”The schedule is unchanged but events have necessitated a prior meeting.”
There was something in the way she said it, he wasn’t quite sure, but it sounded ominous. He was almost afraid to ask. ‘Is, is Lady Charlotte all right?”
Beatrice waved the remark off with a quick movement and a short shrug. “We’ve had her husband get her out of harm’s way. You needn’t worry about her.”
He hadn’t meant to, but he physically and very visibly sighed in relief. “Thank God,” he whispered. Then he frowned. “Who are you? Really.”
“I’m Charlotte’s spinster sister,” she replied. “Pitied by all who view me and treated with utmost kindness at my manless station in life.” The smirk she sent him said she’d have it no other way. “Of course they also envy me my wealth.”
”What events?” he changed the subject.
”The Countess has managed to have her uncle killed,” she answered. “You don’t seem surprised.”
”Not particularly.” he said. “She was hell bent to have that happen.”
”Yes, she was. And she’s none too pleased that it wasn’t you who did the deed.”
”It appears that her Mr. Bellows and your father are connected in some way.”
He tried to hide his hesitation in answering the remark. “My father is dead. I was told he walked into the jungle…”
”I know, followed by your mother.” Her interjection was rewarded with a glare.
”… and neither have been seen since.” he finished.
”It’s possible they’re dead,” she said. “But until we’ve proof, we don’t know, do we?”
”Who are “we”?” he looked at her suspiciously. She knew much, much more than she was telling and yet he felt that she was trying to find out something from him. But what?
She smiled and stood, slowly gathering up her purse and gloves. As she walked toward the door she stopped in front of him to gently touch his cheek. “Let me just say that “we” will pay handsomely for your help. Maybe even enough to refurbish, oh, the first floor of beautiful DanBois park?”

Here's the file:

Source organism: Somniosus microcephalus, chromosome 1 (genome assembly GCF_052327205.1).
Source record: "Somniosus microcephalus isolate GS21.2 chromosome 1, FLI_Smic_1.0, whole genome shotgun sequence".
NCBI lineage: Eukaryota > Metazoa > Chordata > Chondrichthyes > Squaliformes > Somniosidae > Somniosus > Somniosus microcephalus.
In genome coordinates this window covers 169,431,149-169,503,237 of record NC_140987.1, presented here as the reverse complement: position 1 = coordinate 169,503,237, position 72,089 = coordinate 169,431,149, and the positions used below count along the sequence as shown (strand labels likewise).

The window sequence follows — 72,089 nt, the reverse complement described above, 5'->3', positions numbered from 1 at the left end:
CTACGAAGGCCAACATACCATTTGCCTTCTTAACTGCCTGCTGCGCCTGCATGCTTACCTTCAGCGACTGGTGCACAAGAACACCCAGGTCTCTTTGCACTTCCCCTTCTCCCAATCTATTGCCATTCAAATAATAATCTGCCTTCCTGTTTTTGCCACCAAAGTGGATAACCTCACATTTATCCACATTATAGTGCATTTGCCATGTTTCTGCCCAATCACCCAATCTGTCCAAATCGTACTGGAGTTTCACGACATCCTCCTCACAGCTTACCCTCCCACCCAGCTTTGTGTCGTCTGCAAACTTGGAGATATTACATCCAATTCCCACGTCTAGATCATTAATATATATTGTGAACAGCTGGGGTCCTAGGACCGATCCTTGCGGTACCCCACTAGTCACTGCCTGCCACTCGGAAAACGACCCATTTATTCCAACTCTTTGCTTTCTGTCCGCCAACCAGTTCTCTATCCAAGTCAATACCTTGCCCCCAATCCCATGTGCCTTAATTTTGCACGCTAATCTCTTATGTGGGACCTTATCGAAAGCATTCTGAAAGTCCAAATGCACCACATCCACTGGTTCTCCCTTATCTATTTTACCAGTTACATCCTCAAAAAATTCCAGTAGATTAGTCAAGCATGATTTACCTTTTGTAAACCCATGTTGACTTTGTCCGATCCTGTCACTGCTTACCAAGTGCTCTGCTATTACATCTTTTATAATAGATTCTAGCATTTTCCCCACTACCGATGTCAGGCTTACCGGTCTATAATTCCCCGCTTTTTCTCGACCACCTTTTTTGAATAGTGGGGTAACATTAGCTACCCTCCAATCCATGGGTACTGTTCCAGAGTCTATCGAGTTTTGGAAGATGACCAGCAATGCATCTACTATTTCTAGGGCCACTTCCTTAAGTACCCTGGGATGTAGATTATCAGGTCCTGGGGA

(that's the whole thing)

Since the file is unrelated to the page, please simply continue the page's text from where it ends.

And with that she opened the door. “I’ll see myself out. I look forward to Saturday night, and your answer.”
photo of Robert Taylor taken from: katjaanderson.tumblr.com
The Liar had a partner? Lila sucked on the nail of her little finger. A Partner. A Liar’s Partner. Mmm, tasty, maybe. The Man was staring at her. She put her hand down. “What?” “You look like you’re thinking about eating her.” Lila sniffed. “I don’t eat people.” “I was joking,” he said. She shrugged, flexed her fingers and thought about hunting.
To anyone walking past her, Lila looked like any other young woman, albeit with a now blue Mohawk and hidden nails. It was her movement that left a lasting impression; a lasting, unsettling and somewhat nagging impression. An impression of being hunted.
With money from The Man’s wallet Lila paid for more supplies at the drug store. The clerk eyed her. “You got someone hurt?” Lila nodded, “cuts and bruises.” The clerk frowned. “She need to see a doctor?” Lila stared at her. The clerk stared back. Hazel eyes? Brown? The clerk tilted her head. “Who said it was a she?” Lila asked. The clerk shrugged. Lila left. The clerk turned to her co-worker. “That girl’s got… gold colored eyes.”
Lila strolled toward the motel. There were a lot of people out, she didn’t want to attract too much attention. “She need to see a doctor?” Lila replayed the clerk’s question. “She.” Why “She”? A screech of tires and someone laid on a horn. “Watch where you’re going!” Lila wanted to leap at the car and pull the driver out for interrupting her thoughts but… “watch where you’re going” and “She.” Lila went back to the drug store.
At the drug store the clerk’s co-worker was behind the counter. Lila looked around. He motioned toward the back of the store. “She left. You forget something?” Funny, there was an element, a whiff, of fear coming from him. Lila slid her hand across the counter. He moved Back. “Why did your friend think my friend was female.” The man avoided her gaze. She smiled. “Never mind, I’ll find out.” Real fear this time.
The Man paced the motel room. “She thought I was a woman?” Lila shrugged. “Either you, or your sister.” He paused in mid step. “You think she was asking if my sister was hurt? You think she knew about her?” Lila shrugged again. “Do you know who the Liar’s partner was?” He shook his head. “I’ll be back.” And she was gone.
It didn’t take Lila long to find the clerk. She was already dead, not that Lila had planned on de-souling her. She’d just wanted a little information. There wasn’t much left of the body, external burning does that. The sound of sirens meant it was time to leave. But before she did, under the body, saved from the fire — she grabbed it and loped away.
The Man turned the ring over and over in his hand. “Was she wearing it?” Lila shook her head. “It doesn’t smell like hers.” He put it in his pocket. “It wasn’t.” He stood. “I suppose there’s nothing more for me her.” She grinned and he stared as she unsheathed her nails. “don’t you want to get the people who did this?” “There are more?” The tip of her tongue traced the edge of her lip as she breathed “oh, yesssssss.”